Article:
1. A Spacecraft for All: 

    • Launched in 1978 and originally tasked with studying the outer reaches of the Earth’s magnetosphere, the International Sun/Earth Explorer 3 (ISEE-3) probe was given a second mission in the 1980s of chasing comets before being shut down in 1997.
    • It was determined to be possible to reactivate the spacecraft in 2014, when it again made a close approach to Earth, and scientists discussed reusing the probe to observe more comets. However, NASA was no longer interested in recovering the spacecraft because of the limitations of its present budgets.
    •  A group of space enthusiasts began to talk. Retired and active aerospace engineers began to exchange ideas with avid HAM radio operators around the world.  Finally, one group took charge. They made a agreement with NASA to have the rights to use ISEE-3 for the benefit of citizen science and obtained the old documentation.  
    • In May 2014, the ISEE-3 Reboot Project raised more than $150,000 with crowdfunding. Some original NASA engineers and various experts offered their help. The group gathered old equipment in their headquarters, an abandoned McDonald’s (they call it McMoons). After a lot of work and trial and error, two-way communication was achieved and ISEE-3 truly became ISEE-3 Reboot. 
    • The ultimate goal was to command the spacecraft to fire its rocket engines to change its trajectory and become captured by the Earth’s gravitational field.  On July 2, the reboot project fired the thrusters for the first time since 1987. They spun up the spacecraft to its nominal roll rate, in preparation for the upcoming trajectory correction maneuver in mid-July. On July 8, a longer sequence of thrusters firings failed, apparently due to a loss of the nitrogen gas used to pressurize the fuel tanks
    • On July 24, the ISEE-3 Reboot Team announced that all attempts to change orbit using the ISEE-3 propulsion system had failed. Instead, the team said, the ISEE-3 Interplanetary Citizen Science Mission would gather data as the spacecraft flies by the Moon on August 10 and enters a heliocentric orbit similar to Earth’s. 
    • Google Creative Labs documented the adventure and created the compendium which was delivered to the public domain last week, A Spacecraft for All

    I tried to summarize the main events of this great technical adventure. The details are interesting. I invite you to visit the google site and to read more: 

    my sources: gizmag (good article) and wikipedia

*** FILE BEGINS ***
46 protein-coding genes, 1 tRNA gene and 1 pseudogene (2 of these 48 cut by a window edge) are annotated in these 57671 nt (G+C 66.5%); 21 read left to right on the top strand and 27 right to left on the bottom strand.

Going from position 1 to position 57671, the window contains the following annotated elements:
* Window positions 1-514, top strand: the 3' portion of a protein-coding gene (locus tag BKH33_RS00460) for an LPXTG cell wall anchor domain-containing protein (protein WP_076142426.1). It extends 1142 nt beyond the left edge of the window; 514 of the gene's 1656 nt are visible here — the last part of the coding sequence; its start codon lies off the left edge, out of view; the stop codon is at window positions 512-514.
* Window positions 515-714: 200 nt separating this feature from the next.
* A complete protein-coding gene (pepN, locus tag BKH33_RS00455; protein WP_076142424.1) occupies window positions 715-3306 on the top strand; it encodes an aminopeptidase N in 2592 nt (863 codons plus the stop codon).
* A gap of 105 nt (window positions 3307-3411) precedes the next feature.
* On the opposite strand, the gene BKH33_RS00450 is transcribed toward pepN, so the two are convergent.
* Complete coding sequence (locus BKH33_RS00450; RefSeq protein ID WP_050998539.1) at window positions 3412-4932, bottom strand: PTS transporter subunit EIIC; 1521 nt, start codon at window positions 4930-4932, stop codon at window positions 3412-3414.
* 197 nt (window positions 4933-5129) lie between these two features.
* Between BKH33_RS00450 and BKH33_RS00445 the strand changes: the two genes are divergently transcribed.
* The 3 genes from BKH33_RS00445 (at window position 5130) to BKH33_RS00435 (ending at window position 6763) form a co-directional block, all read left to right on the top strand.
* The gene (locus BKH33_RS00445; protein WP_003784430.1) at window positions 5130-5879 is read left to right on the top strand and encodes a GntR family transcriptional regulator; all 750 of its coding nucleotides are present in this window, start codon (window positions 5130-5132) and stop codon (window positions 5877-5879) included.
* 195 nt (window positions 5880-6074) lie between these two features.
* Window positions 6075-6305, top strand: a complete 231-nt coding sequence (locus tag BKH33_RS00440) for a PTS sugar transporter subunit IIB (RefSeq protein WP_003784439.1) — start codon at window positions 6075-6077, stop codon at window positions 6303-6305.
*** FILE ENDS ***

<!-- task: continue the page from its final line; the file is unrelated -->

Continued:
The ISEE-3 Reboot blog: spacecollege.org/isee3/

     

     
  2.  
  3. wellreadblackandgreen:

Comet 67P details - OSIRIS by europeanspaceagency on Flickr.
"After 10 years and a journey of four billion miles, the European Space Agency’s Rosetta spacecraft arrived at its destination on Wednesday for the first extended, close examination of a comet. “A six-minute thruster firing beginning at 5 a.m. Eastern time, the last in a series of 10 over the past few months, slowed Rosetta to the pace of a person walking, about two miles per hour relative to the speed of its target, Comet 67P/Churyumov-Gerasimenk. “Over the coming months, Rosetta and its comet, called C-G for short, will plunge together toward the sun. In November, a small 220-pound lander is to leave the spacecraft, set down on the comet and harpoon itself to the surface. “That will be the first time a spacecraft has gently landed on a comet. “It’s really going to get down and scratch the surface to get the most pristine material that we can from the surface of the comet,” said Matthew Taylor, the mission’s project scientist. “The $1.7 billion Rosetta mission will provide a much longer, much closer look at one comet. Instead of taking a brief snapshot, Rosetta will observe as the comet goes from a quiescent ball of ice and rock to an active comet spewing out dust and gas and then make before-and-after comparisons. “We’ll observe how this occurs, how this activity is onset, how it fluctuates, really how a comet works over a long time period,” Dr. Taylor said. “That’s really the difference between this and anything that’s been done before.” “Launched in March 2004, it followed a circuitous route through the solar system, using flybys of the Earth and Mars to fling itself into the same orbital path as Comet C-G. In January, it successfully emerged from a hibernation of two and a half years and began its final approach.”